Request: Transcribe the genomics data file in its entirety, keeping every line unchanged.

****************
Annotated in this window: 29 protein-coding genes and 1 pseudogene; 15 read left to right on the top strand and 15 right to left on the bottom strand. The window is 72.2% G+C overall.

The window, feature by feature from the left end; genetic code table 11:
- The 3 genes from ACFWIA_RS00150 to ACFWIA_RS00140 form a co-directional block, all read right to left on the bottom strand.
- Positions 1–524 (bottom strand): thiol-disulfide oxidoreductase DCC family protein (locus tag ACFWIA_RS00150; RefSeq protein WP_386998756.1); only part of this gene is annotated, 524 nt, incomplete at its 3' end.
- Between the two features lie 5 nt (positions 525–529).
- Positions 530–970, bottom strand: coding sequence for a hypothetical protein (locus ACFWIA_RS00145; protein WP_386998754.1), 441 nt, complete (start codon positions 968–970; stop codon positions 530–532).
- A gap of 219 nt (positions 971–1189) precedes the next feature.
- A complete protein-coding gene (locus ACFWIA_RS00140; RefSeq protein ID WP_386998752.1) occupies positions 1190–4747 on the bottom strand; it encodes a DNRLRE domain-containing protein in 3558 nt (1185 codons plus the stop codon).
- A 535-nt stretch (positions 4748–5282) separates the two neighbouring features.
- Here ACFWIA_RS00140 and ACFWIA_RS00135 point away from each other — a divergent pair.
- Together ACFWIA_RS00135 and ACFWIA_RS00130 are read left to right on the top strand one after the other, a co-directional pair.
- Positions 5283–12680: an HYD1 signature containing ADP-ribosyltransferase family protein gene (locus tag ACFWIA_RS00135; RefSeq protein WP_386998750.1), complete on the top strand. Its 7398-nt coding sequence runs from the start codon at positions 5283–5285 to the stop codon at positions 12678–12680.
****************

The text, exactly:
Annotated in this window: 29 protein-coding genes and 1 pseudogene; 15 read left to right on the top strand and 15 right to left on the bottom strand. The window is 72.2% G+C overall.

The window, feature by feature from the left end; genetic code table 11:
- The 3 genes from ACFWIA_RS00150 to ACFWIA_RS00140 form a co-directional block, all read right to left on the bottom strand.
- Positions 1–524 (bottom strand): thiol-disulfide oxidoreductase DCC family protein (locus tag ACFWIA_RS00150; RefSeq protein WP_386998756.1); only part of this gene is annotated, 524 nt, incomplete at its 3' end.
- Between the two features lie 5 nt (positions 525–529).
- Positions 530–970, bottom strand: coding sequence for a hypothetical protein (locus ACFWIA_RS00145; protein WP_386998754.1), 441 nt, complete (start codon positions 968–970; stop codon positions 530–532).
- A gap of 219 nt (positions 971–1189) precedes the next feature.
- A complete protein-coding gene (locus ACFWIA_RS00140; RefSeq protein ID WP_386998752.1) occupies positions 1190–4747 on the bottom strand; it encodes a DNRLRE domain-containing protein in 3558 nt (1185 codons plus the stop codon).
- A 535-nt stretch (positions 4748–5282) separates the two neighbouring features.
- Here ACFWIA_RS00140 and ACFWIA_RS00135 point away from each other — a divergent pair.
- Together ACFWIA_RS00135 and ACFWIA_RS00130 are read left to right on the top strand one after the other, a co-directional pair.
- Positions 5283–12680: an HYD1 signature containing ADP-ribosyltransferase family protein gene (locus tag ACFWIA_RS00135; RefSeq protein WP_386998750.1), complete on the top strand. Its 7398-nt coding sequence runs from the start codon at positions 5283–5285 to the stop codon at positions 12678–12680.